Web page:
The Narodni Museum (National Museum of Prague) was originally founded in 1796 by the first president of the Society of the Patriotic Museum, Count Sternberk, who served as the trustee and operator of the museum at the time. The museum’s original focus was that of natural sciences. The museum became too small and the current location was built in 1818, but it didn’t actually acquire any historical objects until the 1830’s and 1840’s, when Romanticism arose. Today the museum houses over 14 million items in its collection. This is a must see if you’re into museums!

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Žižkov Television Tower

The Žižkov Television Tower was built between 1985 and 1992. It was designed by architect Václav Aulický. The tower is constructed of steel tubes filled with concrete. The tower was built for a fairly low cost of only $19 million. The tower stands at 216 metres tall and has an observation deck at 93 metres, a hotel room at 70 metres, and a restaurant at 66 metres.

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Astronomical Clock Tower

The Prague Astronomical Clock Tower is a medieval astronomical clock that was built in 1410. It’s the third oldest astronomical clock in the work, and the oldest clock still in operational use. The clock was made by clockmakers  Mikuláš of Kadaň and Jan Šindel. The clock mechanism has three main components; 1) the astronomical dial, representing the position of the Sun and Moon in the sky and displaying various astronomical details, 2) an hourly clockwork of figures of the Apostles, 3) a calendar dial with medallions representing the months.

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Stone Bell House

The Stone Bell House is named after the stone bell embedded in the outside corner of the building. The bell is said to be a reminder of the arrival of John of Bohemia to Prague in 1310, after the city was seized and occupied by Henry of Bohemia. The house was renovated to a Baroque style during the 15th and 19th centuries and lost most of its original Gothic image. The house underwent extensive renovations from 1975 to 1987 to restore much of this image, with the original Gothic façade being uncovered and restored.

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Old Town Hall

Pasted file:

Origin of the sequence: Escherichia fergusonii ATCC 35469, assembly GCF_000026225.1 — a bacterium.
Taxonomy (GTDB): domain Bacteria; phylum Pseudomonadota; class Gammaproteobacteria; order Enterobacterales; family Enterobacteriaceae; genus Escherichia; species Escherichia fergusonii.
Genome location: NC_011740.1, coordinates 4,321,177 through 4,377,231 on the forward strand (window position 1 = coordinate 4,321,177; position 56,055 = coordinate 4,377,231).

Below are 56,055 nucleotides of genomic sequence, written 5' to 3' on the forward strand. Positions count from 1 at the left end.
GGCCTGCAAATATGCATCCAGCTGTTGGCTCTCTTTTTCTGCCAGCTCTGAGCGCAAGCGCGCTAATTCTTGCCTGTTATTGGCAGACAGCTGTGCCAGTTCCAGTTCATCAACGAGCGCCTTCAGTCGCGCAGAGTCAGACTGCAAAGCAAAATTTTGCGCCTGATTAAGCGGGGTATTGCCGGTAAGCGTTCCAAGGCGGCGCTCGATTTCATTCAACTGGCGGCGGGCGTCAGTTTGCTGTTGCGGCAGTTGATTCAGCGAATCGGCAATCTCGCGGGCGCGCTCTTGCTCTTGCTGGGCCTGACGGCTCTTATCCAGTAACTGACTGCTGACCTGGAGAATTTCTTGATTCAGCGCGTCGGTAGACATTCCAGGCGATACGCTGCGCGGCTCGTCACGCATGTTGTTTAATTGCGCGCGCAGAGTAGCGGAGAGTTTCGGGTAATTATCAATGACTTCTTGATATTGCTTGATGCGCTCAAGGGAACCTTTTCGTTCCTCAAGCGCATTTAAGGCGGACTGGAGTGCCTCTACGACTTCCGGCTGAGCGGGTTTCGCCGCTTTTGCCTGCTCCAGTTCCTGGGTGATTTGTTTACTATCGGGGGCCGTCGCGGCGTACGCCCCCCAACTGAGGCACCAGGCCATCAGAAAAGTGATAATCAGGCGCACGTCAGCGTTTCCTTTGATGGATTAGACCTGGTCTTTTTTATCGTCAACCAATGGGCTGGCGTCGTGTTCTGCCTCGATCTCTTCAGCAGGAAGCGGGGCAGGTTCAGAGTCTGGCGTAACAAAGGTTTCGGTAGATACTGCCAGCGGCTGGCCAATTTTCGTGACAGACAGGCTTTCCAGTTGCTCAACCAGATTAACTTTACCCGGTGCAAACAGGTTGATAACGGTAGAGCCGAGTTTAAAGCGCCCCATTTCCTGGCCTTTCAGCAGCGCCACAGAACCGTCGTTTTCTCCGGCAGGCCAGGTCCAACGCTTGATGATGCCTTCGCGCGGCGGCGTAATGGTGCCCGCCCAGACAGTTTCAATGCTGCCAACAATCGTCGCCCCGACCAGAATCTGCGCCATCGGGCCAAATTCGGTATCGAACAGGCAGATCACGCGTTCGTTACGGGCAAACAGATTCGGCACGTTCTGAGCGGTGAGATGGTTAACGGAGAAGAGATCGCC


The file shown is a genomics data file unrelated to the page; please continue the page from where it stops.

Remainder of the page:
The Old Town Hall was built in 1364. The site where the Old Town Hall tower stands today technically was used as a town hall since 1338 when the councillors of the Old Town bought a large house from the Volfin family and adopted it for purpose. This was largely disassembled and the current tower was built in its place in 1364, with only the Gothic stone portal on the western side being the only remaining original piece. The Old Town Hall had numerous expansions as well as fires over the years.

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St. Nicholas Church

St. Nicholas Church was built between 1732 and 1737 on the site of a Gothic church from the 13th century that was dedicated to Saint Nicholas. An interesting thing to note is that during the Prague uprising in 1945, the church was used by the Czech partisans as a concealed site for Radio Prague, as the main building was attacked.

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Prague Metronome

The Prague Metronome is a 23 metre tall functioning metronome in Letna Park, which overlooks the Vltava River. It was erected in 1991 on the plinth left vacant by the formerly demolished 1962 monument of former Soviet leader Joseph Stalin. At the top of the Metronome you can see the absolutely amazing views of the city below!

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Expo 1958 Pavilion

In 1958, Brussels hosted the first World’s Fair after World War 2. Different countries have the opportunity to shape the Expo by contributing interesting buildings. In that year Czechoslovakia was the winner. The building was designed by architects Frantisek Cubr, Josef Hruby and Zdenek Pokorny exclusively for the world exhibition. The L-shaped complex had an extension for restaurants and consisted of three windowless areas, which were connected by two glazed aisles.